UCLA’s Fowler Museum incorporated beaded jewelry, masquerade masks and a second line parade in their Mardi Gras festivities.
On Sunday, attendees of “Celebrating Mardi Gras,” observed a concert by the New Orleans Traditional Jazz Band. The group performed songs traditional to Mardi Gras while also discussing the history of the holiday and its association with New Orleans, said band leader and saxophonist Hilarion Domingue. Attendees later had the chance to create traditional Mardi Gras decorations like masks and jewelry.
“Blues is the grandparent of all the music we (play),” Domingue said. “(Africans) brought over rhythm and self-expression, the Europeans brought over harmony.”
The band is composed of performers from California as well as some from New Orleans like himself, Domingue said. They perform traditional New Orleans songs and blues music at parades, funerals and other special occasions. The eight band members wore black tuxedos and white hats for their set, tapping their feet and swaying their bodies on stage. The ensemble took breaks between songs for Domingue to discuss the history of Mardi Gras, the first American celebration of which occurred in Mobile in colonial French Louisiana in 1703.
About one hour into the performance, audience members jolted up from their seats and formed a second line alongside the band which played “When the Saints Go Marching In.” The parade made its way through the aisles of the auditorium, the dancing and cheering crowd following behind closely.
After leading the audience in the procession, the band departed and the arts and crafts portion of the event began. Children attendees crafted necklaces consisting of purple, green and gold colored beads. The colors each have symbolism within the context of Mardi Gras, said the Fowler Museum’s assistant director of education Allison Clark – purple for justice, green for faith and gold for power. Children decorated full-face masks as well as eye masks with colored markers, crayons and glitter glue.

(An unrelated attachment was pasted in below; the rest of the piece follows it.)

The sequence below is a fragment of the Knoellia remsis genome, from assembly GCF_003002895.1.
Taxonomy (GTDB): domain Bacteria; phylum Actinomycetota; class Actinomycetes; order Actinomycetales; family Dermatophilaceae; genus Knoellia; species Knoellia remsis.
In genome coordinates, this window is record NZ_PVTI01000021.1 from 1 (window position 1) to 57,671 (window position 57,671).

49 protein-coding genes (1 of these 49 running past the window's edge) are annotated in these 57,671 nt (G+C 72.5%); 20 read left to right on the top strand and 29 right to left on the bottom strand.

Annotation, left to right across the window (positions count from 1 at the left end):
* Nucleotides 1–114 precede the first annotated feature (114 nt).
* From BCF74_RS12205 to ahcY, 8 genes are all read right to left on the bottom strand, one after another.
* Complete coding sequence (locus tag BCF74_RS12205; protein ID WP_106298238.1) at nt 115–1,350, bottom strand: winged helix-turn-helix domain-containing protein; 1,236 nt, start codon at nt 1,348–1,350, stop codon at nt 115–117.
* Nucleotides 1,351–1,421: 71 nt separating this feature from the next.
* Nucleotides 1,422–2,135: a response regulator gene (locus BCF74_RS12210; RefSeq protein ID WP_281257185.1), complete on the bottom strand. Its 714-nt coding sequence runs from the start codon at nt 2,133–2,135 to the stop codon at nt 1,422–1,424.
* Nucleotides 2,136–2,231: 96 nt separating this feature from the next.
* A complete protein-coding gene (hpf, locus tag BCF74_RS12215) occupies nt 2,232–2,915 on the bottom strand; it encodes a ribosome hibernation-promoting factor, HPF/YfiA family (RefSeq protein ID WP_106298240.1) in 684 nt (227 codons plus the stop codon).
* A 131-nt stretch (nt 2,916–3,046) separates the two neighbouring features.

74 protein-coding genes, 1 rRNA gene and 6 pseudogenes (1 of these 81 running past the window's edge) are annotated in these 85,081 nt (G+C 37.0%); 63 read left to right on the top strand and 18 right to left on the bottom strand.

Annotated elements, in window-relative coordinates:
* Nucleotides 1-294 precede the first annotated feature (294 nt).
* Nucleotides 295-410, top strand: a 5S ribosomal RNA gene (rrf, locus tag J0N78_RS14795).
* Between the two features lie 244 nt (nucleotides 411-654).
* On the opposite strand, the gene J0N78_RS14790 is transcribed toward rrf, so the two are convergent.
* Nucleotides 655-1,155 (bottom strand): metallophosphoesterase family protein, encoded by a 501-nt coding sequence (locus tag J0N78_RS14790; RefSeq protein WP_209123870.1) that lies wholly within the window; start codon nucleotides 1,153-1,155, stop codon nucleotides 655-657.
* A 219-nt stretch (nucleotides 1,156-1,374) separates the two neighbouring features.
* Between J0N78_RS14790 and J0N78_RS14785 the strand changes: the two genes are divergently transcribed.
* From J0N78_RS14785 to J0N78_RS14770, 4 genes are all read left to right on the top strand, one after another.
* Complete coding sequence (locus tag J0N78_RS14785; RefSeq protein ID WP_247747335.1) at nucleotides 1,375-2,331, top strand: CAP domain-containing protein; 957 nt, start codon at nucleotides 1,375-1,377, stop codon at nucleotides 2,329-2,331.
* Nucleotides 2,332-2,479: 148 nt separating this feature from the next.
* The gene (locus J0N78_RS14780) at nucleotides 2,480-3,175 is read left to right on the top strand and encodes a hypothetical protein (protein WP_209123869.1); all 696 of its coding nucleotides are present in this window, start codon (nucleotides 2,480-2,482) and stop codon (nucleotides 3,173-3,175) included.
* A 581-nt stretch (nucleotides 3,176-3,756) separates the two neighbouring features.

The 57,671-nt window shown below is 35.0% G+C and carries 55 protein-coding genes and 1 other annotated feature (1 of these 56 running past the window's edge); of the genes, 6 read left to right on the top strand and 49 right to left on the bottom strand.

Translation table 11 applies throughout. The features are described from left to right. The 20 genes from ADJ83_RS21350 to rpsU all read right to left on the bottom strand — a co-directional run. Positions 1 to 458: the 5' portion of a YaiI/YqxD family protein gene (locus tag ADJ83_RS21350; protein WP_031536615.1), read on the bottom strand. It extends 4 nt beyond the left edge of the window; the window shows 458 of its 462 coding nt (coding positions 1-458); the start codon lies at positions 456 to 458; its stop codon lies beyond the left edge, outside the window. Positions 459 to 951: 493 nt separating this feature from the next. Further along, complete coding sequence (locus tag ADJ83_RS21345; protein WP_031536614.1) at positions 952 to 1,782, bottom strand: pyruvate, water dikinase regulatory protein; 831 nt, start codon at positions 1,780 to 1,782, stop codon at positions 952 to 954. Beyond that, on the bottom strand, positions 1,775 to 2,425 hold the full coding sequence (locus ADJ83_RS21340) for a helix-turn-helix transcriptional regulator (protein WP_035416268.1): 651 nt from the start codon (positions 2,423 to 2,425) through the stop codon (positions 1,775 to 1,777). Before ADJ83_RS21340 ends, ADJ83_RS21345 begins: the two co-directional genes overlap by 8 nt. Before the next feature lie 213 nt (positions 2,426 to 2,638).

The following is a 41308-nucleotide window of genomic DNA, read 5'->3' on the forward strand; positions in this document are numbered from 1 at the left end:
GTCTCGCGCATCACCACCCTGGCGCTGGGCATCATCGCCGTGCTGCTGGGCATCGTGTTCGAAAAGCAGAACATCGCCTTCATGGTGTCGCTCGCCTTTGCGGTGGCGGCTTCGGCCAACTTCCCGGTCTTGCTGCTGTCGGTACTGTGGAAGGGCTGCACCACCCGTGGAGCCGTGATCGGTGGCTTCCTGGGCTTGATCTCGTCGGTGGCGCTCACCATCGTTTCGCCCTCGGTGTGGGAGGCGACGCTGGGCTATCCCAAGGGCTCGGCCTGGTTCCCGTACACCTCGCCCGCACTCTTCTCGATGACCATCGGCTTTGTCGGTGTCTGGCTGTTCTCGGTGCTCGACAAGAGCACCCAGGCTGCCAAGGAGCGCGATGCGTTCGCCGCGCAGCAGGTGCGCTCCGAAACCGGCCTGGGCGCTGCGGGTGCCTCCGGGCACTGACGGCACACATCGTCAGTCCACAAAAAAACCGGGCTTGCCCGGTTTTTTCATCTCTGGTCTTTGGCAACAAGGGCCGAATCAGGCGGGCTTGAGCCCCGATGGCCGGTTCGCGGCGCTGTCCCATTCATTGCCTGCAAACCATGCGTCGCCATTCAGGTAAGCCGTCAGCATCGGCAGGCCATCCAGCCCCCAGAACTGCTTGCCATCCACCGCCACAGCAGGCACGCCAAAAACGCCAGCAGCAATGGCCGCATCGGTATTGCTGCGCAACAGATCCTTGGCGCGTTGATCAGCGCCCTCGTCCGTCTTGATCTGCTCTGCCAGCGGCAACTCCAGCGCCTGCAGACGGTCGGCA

Domingue had earlier touched upon the history of the masks, saying members of secret society clubs historically wore them during Mardi Gras events to hide their identities in public. Secret societies were like a fraternity or sorority, he said, for each had undisclosed features, like their own private handshake.
Social clubs were a prominent part of Mardi Gras culture. The Fowler’s current exhibition, “New Orleans Second Line Parades: Photographs by Pableaux Johnson” shows photographs of African-American social club members participating in a second line in New Orleans, Clark said.
Clark said she’s observed children’s ability to get involved with second line parades by dancing with the crowd or getting dressed up in feathered fans and parasols. The event incorporated children in their arts and crafts program, Clark said, because she wanted them to use their abilities to make artwork to love and be proud about.
“When you look at the photos, you can see a variety of people participating in a second line parade … including children,” Clark said. “We always encourage participants in our family program to look at the artworks presented in the exhibition (so) they can find inspiration in those images.”
Audience member Sonya Brooks, a graduate education student at UCLA, said she attended the event to learn more about her Creole heritage. Mardi Gras symbolizes freedom and celebration, and Brooks said she came to the event to see the band’s appreciation of the holiday.
“Both of my parents are Creole and they are from Louisiana,” Brooks said. “(The event) is just a wonderful example of music and culture that’s here that a lot of people don’t know about. … I am so happy to see that culture being exemplified now.”